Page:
With over 1 in 3 marriages now ending in a divorce, more and more couples are thinking of entering into a pre-nuptial agreement than ever before. These agreements are usually associated with America or Europe but are becoming more common in the UK too. Now...
Judge Urges Bleak House Family to Compromise
In a plot reminiscent of Charles Dickens’ ‘Bleak House’, a judge has warned that a costly family dispute over the will of a successful property entrepreneur could see every penny of his fortune being eaten up by legal costs.
During his working life, the businessman had built up a valuable real estate portfolio. However, his death, aged 76, in September 2007 was the curtain raiser for years of bitter legal strife between his three grown up sons and his second wife – their stepmother – over the terms of his will and the destination of various assets.
The High Court noted that ‘upwards of £200,000’ in legal costs had been racked up during the businessman’s ‘long and acrimonious’ divorce from his first wife and the mother of his sons during the 1990s. He had been described as ‘devious, wily and cynical’ by a divorce judge who had ‘urged the parties to find some form of compromise and reminded them of what happened in Bleak House’.
But those words had not discouraged a renewed outbreak of legal warfare within the family after the businessman’s death, in respect of property assets that were held in a complex corporate structure. The Court made a number of rulings relating to the interpretation of the will and other matters but acknowledged that its decision had left unresolved a number of important issues in the case.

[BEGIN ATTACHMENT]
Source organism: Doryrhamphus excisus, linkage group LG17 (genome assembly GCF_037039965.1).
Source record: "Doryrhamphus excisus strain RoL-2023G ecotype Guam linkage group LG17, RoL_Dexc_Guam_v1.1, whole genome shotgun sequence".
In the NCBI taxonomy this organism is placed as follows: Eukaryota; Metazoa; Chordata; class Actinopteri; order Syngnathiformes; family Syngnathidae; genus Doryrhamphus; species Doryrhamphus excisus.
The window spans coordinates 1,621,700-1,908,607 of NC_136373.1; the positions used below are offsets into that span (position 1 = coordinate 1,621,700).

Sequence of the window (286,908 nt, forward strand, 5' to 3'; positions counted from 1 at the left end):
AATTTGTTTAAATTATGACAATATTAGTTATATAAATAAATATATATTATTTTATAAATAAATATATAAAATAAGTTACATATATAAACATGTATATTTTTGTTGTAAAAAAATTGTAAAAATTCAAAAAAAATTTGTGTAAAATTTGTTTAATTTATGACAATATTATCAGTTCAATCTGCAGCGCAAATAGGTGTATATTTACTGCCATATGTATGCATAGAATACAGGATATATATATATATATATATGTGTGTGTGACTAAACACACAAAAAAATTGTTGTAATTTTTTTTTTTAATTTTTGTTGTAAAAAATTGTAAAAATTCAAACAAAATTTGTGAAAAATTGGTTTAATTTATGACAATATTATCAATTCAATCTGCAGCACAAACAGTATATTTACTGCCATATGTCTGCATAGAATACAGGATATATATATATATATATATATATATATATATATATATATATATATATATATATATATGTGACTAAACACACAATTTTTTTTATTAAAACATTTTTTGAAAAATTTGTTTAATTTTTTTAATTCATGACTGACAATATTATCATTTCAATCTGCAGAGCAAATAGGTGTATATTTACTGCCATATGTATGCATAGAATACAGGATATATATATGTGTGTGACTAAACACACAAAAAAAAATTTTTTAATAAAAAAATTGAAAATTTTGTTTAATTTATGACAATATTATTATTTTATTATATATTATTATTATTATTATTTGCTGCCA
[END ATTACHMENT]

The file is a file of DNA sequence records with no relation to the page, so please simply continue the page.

In a stern warning to the family, the Court observed, “In 1998, when the divorce proceedings were before a district judge, he urged the parties to compromise and commented on the vast amount of costs that had been spent. The costs involved in this litigation must also be vast.
“Substantial more costs will have to be spent to determine the outstanding issues. I can only repeat the judge’s plea that the parties should now attempt to put their heads together and reach some sensible solution. Otherwise, the whole estate will vanish in costs.”